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The Edit

The Sunglasses To See You Through Summer 2019

Find the frames to suit your face shape this season

At MR PORTER, we acknowledge that style can’t be whittled down to a universal formula. Nor does a one-size-fits-all approach fly. Not everyone, for instance, is suddenly transformed into a rock star when they pull on a pair of skinny jeans. That principle applies to sunglasses as much as it does the rest of your wardrobe. Summery shades come in all shapes and sizes and, as it happens, so do faces: what suits one man’s visage may not work for another’s. And while most men know instinctively what does and doesn’t flatter them when it comes to clothing, in our experience, choosing the most becoming lenses is much more fraught. Don’t fret, though. We’ve put together a handy guide to help you find your perfect fit. Ready? Let’s play the frame game… 

Round frames can help balance out a wider forehead and broaden out your chops. Harness the sartorial nous of Mr John Lennon with this 1940s-inspired gold-tone circular pair by Garrett Leight California Optical, an eyewear expert straight out of Venice Beach.


Retro square frames will work well for those blessed with chiselled chins and abundant cheekbones. Try this understated pair by seasoned spectacle makers Cutler and Gross. The mirrored lenses are very on trend, too.


Thick black or tortoiseshell frames can help add depth to those with less busy faces. Boldly go with this robustly angular acetate pair by Cubitts, with a strong brow bar, squared bridge and heaps of timeless appeal. What’s not to like?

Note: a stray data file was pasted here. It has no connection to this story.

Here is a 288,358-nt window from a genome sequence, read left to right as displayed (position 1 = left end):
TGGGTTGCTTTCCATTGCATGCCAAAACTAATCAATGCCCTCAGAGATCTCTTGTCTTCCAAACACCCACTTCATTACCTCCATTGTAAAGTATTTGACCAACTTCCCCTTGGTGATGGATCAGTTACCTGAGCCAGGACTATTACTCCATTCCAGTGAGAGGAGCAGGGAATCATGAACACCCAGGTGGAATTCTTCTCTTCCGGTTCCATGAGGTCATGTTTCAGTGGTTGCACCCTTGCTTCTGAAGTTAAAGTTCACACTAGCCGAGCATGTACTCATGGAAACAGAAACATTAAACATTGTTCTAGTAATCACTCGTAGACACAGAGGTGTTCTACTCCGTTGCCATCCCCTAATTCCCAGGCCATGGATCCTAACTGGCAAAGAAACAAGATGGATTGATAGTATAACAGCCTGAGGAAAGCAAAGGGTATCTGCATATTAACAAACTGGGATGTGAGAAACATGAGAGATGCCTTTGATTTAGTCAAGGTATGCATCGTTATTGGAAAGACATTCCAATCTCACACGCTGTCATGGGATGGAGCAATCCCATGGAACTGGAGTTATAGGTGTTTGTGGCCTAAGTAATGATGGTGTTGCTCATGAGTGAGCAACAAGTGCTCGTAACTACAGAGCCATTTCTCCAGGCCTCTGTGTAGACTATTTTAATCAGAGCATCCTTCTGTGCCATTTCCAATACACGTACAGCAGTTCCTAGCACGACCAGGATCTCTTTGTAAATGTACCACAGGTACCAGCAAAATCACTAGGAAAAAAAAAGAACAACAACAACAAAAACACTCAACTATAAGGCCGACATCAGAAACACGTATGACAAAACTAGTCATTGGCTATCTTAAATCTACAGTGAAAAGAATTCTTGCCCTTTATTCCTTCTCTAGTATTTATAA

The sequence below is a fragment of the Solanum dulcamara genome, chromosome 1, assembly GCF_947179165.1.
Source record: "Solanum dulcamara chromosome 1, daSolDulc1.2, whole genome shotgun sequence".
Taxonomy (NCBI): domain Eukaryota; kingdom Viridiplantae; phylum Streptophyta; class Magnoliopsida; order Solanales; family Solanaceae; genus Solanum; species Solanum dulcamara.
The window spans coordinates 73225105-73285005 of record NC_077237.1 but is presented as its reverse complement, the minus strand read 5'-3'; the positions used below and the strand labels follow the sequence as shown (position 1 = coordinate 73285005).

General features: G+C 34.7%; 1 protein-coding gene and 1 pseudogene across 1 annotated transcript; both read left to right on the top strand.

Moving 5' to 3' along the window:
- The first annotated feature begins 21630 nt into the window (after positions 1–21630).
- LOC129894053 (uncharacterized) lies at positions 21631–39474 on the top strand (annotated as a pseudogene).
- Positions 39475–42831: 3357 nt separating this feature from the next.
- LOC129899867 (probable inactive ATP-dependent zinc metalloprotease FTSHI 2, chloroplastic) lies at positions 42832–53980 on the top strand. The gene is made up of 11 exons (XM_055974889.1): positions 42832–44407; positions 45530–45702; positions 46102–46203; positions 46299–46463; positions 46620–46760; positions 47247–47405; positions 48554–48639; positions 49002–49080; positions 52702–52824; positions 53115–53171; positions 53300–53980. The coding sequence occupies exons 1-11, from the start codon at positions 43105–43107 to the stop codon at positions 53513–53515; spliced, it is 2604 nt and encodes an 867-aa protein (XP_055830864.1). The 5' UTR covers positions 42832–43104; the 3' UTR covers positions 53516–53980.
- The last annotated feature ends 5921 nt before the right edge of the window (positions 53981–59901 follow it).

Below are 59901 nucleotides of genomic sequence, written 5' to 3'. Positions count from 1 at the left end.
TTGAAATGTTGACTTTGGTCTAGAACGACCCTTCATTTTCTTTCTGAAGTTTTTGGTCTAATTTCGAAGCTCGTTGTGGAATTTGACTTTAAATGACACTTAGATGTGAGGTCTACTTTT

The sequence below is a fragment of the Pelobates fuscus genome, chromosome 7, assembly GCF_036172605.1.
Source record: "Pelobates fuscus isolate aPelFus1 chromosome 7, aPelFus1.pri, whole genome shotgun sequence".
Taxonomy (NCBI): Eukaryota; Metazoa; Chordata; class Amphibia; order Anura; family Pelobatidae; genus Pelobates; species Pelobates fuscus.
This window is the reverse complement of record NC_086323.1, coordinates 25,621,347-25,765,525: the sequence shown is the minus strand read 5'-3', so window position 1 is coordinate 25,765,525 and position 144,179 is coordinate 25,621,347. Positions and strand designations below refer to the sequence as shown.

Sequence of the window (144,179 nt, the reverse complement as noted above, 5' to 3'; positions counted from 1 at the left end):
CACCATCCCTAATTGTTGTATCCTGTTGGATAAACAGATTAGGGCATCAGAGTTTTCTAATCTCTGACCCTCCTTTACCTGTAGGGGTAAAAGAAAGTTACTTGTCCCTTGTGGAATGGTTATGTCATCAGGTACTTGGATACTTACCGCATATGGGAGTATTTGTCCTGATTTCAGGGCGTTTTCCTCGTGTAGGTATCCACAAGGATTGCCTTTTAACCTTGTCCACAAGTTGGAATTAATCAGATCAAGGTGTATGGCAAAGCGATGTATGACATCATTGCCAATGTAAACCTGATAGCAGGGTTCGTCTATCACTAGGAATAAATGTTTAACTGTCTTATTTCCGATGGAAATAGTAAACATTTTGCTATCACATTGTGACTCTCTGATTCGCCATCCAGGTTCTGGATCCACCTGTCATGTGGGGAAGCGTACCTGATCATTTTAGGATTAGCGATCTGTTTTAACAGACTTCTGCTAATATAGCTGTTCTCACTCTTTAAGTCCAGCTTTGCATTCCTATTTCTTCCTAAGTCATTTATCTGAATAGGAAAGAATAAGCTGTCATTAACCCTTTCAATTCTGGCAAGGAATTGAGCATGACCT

Why the long face? These slim, rectangular sunglasses by Balenciaga come in timeless tortoiseshell but are inspired by 1990s wraparound styles. They’ll balance out those with narrow proportions. Or, at the very least, divert the eye.


The D-frame style endures for a reason: it is compatible with most face shapes, but especially those as perfectly proportioned as yours, dear reader. Try these by Persol, as seen in the 1961 film Divorce Italian Style.


Buying vintage sunglasses can be a shady business, not least because UV filters (the things that ensure your eyes are actually protected from the sun) have only recently been regulated. Instead, play it safe, with this rounded retro pair from FLATLIST.


Naturally endowed in the nasal department? Eyevan 7285’s frames are for you. With a slim, high metal bridge, these will rest right at the top of your nose while allowing the lenses to descend to an appropriate mid-cheek level, helpfully minimising sizeable features.


Similar to aviator-style sunglasses, this egg-shaped pair from The RowOliver Peoples is almost universally flattering. Broader frames have the opposite effect on your face shape, making them a great choice for those not graced with jutting bone structure. 


The starkly angular shape of Acne Studios’ Ingridh sunglasses – an acetate pair with elongated temples – will add more than enough definition to those a little circular in the face. Bonus points go to the green lenses, which look great with a tan.


Square-jawed guys should lean towards oval-shaped frames as they’ll soften stronger features. This is especially happy news if you’re currently riding the wave of 1990s nostalgia – in which case, all eyes should be on Balenciaga’s bold blue pair.


If you’re variously described as “handsome”, “imposing”, or even “craggy”, then you should not only put on a brave face, but brave sunglasses, too. Because you can get away with it. This Reed pair from Kirk Originals is inspired by a time when sunglasses were sunglasses.


Sitting somewhere between The Matrix and Chamonix, this angular frame – inspired by cycling and ski goggles – is the result of a cooler-than-thou collaboration between CMMN SWDN and spectacle-specialist Ace & Tate. A bold choice that will help fill out thin faces.


Can’t work out which face shape you have? Phone a friend or, better still, grab Fendi’s lightweight Hexagon frames – the design cleverly marries the circular with the angular to fit with most heads, but especially those that are already a step ahead.